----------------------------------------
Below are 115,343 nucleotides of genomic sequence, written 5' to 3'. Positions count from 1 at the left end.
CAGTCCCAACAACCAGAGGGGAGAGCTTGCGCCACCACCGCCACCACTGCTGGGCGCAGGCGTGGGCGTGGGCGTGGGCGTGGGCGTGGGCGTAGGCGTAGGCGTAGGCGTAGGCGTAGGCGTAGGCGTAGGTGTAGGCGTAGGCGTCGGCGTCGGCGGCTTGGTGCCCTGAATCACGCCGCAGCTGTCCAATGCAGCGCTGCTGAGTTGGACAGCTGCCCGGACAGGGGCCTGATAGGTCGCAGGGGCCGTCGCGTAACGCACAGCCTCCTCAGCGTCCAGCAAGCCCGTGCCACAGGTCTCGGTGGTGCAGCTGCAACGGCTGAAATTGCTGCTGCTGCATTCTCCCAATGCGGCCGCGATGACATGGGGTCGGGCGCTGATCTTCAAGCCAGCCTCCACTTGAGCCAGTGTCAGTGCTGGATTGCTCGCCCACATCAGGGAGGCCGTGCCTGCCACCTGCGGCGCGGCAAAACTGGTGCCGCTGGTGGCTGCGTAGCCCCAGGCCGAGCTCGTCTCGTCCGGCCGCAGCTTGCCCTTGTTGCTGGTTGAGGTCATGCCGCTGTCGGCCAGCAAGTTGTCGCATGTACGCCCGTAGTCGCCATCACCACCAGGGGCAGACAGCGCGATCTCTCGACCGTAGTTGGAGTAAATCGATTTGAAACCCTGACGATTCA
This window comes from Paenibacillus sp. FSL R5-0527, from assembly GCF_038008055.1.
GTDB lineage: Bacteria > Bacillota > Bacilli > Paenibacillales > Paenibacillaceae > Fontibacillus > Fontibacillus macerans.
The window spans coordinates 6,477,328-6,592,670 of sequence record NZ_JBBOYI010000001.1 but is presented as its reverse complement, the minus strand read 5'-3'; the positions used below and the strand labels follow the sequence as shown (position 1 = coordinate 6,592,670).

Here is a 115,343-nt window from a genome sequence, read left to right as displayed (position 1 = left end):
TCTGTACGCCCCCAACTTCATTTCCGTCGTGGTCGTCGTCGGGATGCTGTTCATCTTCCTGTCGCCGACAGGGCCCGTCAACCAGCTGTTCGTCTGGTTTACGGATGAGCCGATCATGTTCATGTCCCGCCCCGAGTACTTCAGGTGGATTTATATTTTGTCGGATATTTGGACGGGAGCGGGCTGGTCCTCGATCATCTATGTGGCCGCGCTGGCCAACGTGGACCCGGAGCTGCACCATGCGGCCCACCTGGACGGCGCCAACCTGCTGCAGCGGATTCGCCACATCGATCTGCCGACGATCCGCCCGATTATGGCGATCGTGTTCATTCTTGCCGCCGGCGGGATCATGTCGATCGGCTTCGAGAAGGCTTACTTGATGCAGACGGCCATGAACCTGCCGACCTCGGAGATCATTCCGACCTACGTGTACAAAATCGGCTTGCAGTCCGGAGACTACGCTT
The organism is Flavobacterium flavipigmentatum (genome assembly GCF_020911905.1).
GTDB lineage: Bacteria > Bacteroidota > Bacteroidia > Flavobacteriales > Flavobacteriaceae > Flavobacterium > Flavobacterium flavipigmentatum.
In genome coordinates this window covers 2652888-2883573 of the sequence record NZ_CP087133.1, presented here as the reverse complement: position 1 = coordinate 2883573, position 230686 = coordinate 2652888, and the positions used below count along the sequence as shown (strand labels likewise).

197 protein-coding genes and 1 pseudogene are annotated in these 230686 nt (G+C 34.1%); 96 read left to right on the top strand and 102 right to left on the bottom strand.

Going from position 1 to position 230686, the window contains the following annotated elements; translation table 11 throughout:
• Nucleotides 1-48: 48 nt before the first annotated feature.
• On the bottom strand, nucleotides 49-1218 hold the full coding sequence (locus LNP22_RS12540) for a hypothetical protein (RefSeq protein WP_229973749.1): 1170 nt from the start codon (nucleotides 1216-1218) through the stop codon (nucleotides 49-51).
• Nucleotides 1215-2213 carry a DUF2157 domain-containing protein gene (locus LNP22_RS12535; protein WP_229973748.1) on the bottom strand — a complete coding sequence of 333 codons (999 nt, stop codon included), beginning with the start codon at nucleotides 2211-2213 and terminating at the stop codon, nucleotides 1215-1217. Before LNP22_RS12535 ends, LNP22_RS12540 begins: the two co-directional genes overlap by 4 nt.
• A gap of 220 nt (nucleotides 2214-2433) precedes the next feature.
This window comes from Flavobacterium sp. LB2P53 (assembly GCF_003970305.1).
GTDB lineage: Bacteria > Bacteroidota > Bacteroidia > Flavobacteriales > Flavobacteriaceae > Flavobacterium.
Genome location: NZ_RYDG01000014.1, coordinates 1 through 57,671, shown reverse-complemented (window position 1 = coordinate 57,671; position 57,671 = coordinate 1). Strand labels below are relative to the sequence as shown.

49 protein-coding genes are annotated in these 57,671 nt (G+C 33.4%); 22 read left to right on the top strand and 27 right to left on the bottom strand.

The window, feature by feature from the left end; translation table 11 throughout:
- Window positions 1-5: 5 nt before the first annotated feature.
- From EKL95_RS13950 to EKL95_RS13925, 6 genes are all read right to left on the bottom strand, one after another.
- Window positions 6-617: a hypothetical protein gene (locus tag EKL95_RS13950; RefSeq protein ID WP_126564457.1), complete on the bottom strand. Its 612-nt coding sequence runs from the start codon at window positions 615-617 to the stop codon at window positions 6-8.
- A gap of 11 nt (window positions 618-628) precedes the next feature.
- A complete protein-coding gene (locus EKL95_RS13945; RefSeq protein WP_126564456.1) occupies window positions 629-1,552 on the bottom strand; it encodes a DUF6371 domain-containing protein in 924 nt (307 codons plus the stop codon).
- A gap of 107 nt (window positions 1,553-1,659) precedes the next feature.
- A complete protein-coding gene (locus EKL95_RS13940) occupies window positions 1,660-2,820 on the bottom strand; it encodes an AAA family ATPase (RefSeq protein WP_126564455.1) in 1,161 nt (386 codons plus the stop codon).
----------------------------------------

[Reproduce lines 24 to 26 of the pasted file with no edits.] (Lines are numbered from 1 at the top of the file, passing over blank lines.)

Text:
- Window positions 6-617: a hypothetical protein gene (locus tag EKL95_RS13950; RefSeq protein ID WP_126564457.1), complete on the bottom strand. Its 612-nt coding sequence runs from the start codon at window positions 615-617 to the stop codon at window positions 6-8.
- A gap of 11 nt (window positions 618-628) precedes the next feature.
- A complete protein-coding gene (locus EKL95_RS13945; RefSeq protein WP_126564456.1) occupies window positions 629-1,552 on the bottom strand; it encodes a DUF6371 domain-containing protein in 924 nt (307 codons plus the stop codon).